Student launches music career with first album

Photo courtesy of Joel Hernandez

By Rider Farris | Reporter

Music is a particularly hard industry to break into; many try and many fail. But that doesn’t stop hundreds of dreamers from attempting to make it big in the industry. El Campo junior Joel Hernandez is one of those individuals. While managing a full-time student classification at Baylor, Hernandez has been working on his music career — writing and learning about the music industry when he’s not writing and learning in the classroom.

After months of writing, recording and working hard, Hernandez will release his debut album “Season’s Change” on March 9 on iTunes, Spotify and Google Play. A CD release party will be held in El Campo at Greek Bros. Oyster Bar & Grill.

“I’m excited,” Hernandez said. “I’ve never done this before, so it’s really exciting. It’s really unknown. I don’t really know what to expect.”

Plans for Hernandez’ album started back in 2016. Hernandez contacted a producer he had worked with before and talked about maybe creating an EP- a musical recording with more songs than a single, but less than a full album. They met up a couple times in 2016 and ended up writing six songs they really liked. It was then that they decided to create a whole album.

“I had stopped playing music before I came to college, because I wanted to focus on doing school,” Hernandez said. “And then I was halfway through freshman year and I realized that I missed playing music and so I got back into playing some shows.”

After deciding on an album rather than an EP, Hernandez met up a few more times with his producer and wrote the remaining songs for the album. They ended up writing 13 songs and chose 12 for the album. In total, the writing process took approximately two and a half weeks of work.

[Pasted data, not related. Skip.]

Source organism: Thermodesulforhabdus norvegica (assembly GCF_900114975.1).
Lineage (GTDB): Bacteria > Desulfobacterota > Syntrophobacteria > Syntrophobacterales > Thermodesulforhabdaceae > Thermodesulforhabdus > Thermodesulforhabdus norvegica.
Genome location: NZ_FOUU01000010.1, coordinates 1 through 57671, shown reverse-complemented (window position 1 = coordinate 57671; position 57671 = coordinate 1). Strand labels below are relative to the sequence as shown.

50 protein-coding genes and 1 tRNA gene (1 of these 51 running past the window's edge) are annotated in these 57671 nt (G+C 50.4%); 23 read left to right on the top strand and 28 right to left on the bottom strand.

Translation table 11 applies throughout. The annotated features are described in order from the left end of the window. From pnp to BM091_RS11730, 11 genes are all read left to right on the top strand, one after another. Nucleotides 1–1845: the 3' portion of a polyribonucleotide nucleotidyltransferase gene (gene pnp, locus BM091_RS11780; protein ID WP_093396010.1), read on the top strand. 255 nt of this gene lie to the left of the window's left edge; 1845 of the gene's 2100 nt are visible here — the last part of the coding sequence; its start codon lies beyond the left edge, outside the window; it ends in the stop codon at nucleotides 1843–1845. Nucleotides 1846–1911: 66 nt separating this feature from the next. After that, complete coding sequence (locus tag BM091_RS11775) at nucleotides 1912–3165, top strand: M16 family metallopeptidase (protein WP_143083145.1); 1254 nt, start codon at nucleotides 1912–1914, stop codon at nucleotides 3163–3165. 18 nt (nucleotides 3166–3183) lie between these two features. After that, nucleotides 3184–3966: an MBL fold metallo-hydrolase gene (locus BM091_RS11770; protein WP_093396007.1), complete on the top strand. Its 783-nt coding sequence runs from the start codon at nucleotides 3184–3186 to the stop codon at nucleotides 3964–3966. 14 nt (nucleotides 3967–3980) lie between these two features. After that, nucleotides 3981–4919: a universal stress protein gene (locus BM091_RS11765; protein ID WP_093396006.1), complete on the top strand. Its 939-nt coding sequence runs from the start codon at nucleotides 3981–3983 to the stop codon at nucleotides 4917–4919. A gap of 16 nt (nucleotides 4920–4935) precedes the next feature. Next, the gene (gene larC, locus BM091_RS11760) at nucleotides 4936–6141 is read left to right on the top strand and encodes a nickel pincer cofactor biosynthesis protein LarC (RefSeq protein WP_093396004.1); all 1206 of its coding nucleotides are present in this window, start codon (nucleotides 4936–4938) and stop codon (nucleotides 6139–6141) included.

“There’s not like one distinctive sound to the whole album; it’s just like a bunch of variations of rock in general,” Hernandez said. “So there’s some pop-rock, there’s some bluesy-rock, there’s some songs that are really heartland/country rock. I’d just describe it as the vague genre of rock and then every song pretty much is a different taste of rock, influenced with other music.”

In August of 2016, Hernandez went to El Paso to record the album. The entire process took a week. Hernandez and his musicians took three days to rehearse prior to recording and then used four days to record the music and three days to record his vocals. The final project was completed in December 2016, following some minor touchups.

“My goal is to get gigs out of this over the summer and like maybe develop enough of a following to play at small music festivals in the summer and fall,” Hernandez said.

The majority of the songs on the album were inspired by past relationships, both of Hernandez and his cowriter. Musically, Hernandez said he did not have one specific influence. Throughout the creation process they adapted the music to the sound it created.

“Because each song is different, there’s not like one specific musical influence really,” Hernandez said. “It’s just, like, song by song.”

To help promote the album, Hernandez has been reaching out to college campuses across the nation to try and get some radio play. He has also scheduled upcoming gigs in Waco, El Campo, Bastrop and Cypress, and is working with companies to help organize some future gigs.

Columbus, Miss. junior Miranda Houston had the opportunity to hear Hernandez perform over the summer in Bastrop and got to hear a sneak preview of Hernandez’ album due to her close friendship with Hernandez. She said other Baylor students will like his music and should help support their fellow Baylor Bear.

“I like his music because it is not the stereotypical pop sound that we hear on the radio,” Houston said. “His songs are current and relatable to people our age while still drawing from the classic sound of jazz and rock.”

Hernandez will be performing live the morning of April 7 in Cypress and will be performing at the Back 9 Bar in Bastrop that evening. He will also be performing at The Backyard in Waco on May 18.

“Anywhere that you stream music, it’s going to be there,” Hernandez said.